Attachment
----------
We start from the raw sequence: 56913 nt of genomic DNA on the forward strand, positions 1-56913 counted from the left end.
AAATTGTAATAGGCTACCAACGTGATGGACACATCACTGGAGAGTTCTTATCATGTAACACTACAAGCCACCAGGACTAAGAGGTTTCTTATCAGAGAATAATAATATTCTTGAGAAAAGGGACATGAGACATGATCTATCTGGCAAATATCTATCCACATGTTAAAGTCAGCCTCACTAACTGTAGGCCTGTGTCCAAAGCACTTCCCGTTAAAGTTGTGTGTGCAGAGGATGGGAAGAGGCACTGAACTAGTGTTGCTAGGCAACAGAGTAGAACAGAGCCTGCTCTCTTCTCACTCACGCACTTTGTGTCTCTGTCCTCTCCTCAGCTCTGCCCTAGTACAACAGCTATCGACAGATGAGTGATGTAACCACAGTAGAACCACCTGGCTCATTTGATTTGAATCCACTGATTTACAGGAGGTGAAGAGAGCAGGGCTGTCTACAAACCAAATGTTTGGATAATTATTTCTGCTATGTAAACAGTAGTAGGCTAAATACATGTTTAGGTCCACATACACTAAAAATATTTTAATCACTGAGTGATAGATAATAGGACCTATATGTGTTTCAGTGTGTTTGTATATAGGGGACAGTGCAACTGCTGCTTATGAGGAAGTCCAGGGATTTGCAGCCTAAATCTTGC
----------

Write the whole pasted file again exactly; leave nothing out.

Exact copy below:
We start from the raw sequence: 56913 nt of genomic DNA on the forward strand, positions 1-56913 counted from the left end.
AAATTGTAATAGGCTACCAACGTGATGGACACATCACTGGAGAGTTCTTATCATGTAACACTACAAGCCACCAGGACTAAGAGGTTTCTTATCAGAGAATAATAATATTCTTGAGAAAAGGGACATGAGACATGATCTATCTGGCAAATATCTATCCACATGTTAAAGTCAGCCTCACTAACTGTAGGCCTGTGTCCAAAGCACTTCCCGTTAAAGTTGTGTGTGCAGAGGATGGGAAGAGGCACTGAACTAGTGTTGCTAGGCAACAGAGTAGAACAGAGCCTGCTCTCTTCTCACTCACGCACTTTGTGTCTCTGTCCTCTCCTCAGCTCTGCCCTAGTACAACAGCTATCGACAGATGAGTGATGTAACCACAGTAGAACCACCTGGCTCATTTGATTTGAATCCACTGATTTACAGGAGGTGAAGAGAGCAGGGCTGTCTACAAACCAAATGTTTGGATAATTATTTCTGCTATGTAAACAGTAGTAGGCTAAATACATGTTTAGGTCCACATACACTAAAAATATTTTAATCACTGAGTGATAGATAATAGGACCTATATGTGTTTCAGTGTGTTTGTATATAGGGGACAGTGCAACTGCTGCTTATGAGGAAGTCCAGGGATTTGCAGCCTAAATCTTGC